Abdullah Sahi, 17

For the next election I would like leaders to express their policies in a neutral way so that people are not influenced by what the leaders say but more by what they’re going to do. Leaders are trying to attack the other leaders’ character rather than discussing solid policy.

Muhammad Hassan, 17

I would like to see in the future that leaders don’t fight so much amongst themselves. They focus more on the people, their needs and delivering to them.

Maisha Alam, 17

I think Indigenous issues is a big thing. I feel like there’s not enough representation for it. Not enough has been done. It’s something that we’re learning about in school so I think more kids are becoming more aware of these issues and I think they’d be happier to see them represented well throughout the different political parties.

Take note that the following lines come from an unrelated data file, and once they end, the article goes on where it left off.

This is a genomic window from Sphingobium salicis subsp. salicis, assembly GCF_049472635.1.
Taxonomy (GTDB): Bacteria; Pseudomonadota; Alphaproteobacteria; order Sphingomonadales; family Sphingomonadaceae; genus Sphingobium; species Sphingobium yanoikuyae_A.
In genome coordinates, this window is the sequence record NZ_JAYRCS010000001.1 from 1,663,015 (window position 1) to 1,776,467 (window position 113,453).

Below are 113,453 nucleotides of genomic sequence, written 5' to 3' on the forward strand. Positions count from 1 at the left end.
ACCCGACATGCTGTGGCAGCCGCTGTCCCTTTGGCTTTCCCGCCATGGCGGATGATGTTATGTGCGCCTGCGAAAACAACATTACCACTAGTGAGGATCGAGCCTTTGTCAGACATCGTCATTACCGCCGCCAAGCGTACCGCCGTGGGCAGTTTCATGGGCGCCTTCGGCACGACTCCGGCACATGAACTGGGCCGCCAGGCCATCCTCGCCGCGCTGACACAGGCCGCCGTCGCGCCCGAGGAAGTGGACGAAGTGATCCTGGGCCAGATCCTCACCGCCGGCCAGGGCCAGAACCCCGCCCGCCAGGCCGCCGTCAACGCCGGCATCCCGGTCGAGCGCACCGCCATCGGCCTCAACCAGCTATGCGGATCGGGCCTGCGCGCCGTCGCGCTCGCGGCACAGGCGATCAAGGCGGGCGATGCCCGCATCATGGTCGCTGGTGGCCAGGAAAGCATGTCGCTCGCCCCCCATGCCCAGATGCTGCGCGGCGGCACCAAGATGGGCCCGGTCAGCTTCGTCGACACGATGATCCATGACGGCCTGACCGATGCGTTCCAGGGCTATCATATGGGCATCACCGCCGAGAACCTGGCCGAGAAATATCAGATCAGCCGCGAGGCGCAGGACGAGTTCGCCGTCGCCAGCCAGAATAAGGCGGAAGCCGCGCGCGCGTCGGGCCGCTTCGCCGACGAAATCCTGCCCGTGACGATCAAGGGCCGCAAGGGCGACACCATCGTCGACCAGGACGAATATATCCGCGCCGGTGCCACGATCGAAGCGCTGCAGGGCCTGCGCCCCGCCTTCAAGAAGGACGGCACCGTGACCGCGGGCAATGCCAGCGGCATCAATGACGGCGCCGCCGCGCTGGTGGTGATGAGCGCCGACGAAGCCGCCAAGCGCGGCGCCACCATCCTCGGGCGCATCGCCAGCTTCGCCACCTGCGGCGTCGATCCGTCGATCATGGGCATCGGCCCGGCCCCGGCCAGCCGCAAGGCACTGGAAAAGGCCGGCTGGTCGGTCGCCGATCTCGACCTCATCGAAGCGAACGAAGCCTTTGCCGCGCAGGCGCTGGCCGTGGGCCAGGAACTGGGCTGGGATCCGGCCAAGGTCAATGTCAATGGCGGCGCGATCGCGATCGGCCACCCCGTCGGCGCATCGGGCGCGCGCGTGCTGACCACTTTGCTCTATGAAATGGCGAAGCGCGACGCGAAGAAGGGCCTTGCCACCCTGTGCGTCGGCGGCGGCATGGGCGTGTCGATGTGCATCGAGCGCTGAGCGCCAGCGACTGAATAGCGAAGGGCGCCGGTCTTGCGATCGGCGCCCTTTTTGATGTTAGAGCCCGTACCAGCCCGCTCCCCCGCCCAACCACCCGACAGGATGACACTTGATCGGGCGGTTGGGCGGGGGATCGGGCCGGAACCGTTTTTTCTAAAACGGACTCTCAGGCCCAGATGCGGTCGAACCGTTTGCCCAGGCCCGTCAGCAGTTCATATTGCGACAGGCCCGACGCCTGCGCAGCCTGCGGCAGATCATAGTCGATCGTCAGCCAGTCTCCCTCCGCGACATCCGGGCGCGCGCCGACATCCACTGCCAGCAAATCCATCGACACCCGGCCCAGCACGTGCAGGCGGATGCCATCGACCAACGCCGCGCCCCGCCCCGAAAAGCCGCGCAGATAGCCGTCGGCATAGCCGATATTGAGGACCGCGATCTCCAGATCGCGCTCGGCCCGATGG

In terms of making voting easier or better for us, I think they should start to target teenagers through social media instead of promoting propaganda or bashing other or certain candidates. Maybe just telling us to vote to actually make a difference so that we know that we have a chance to actually make a difference. And also I know that by putting places to vote on campuses, the youth voting rates have gone up a lot higher so I think that’s something, maybe even put them at high schools because there’s a lot of kids who are of voting age.

Bhavya Tandon, 17

I’d like to see some positive change around climate change and energy efficiency. I’d like to see politicians focus on issues that matter to me, like education, climate change, health care and Indigenous affairs, which are issues that matter to most young people. I think they can definitely focus more on Indigenous affairs and the Truth and Reconciliation Commission calls to action. They should really focus on getting those done. Every vote matters so I wish I could vote and dedicate my vote to a party that I believe will create a nicer future for me.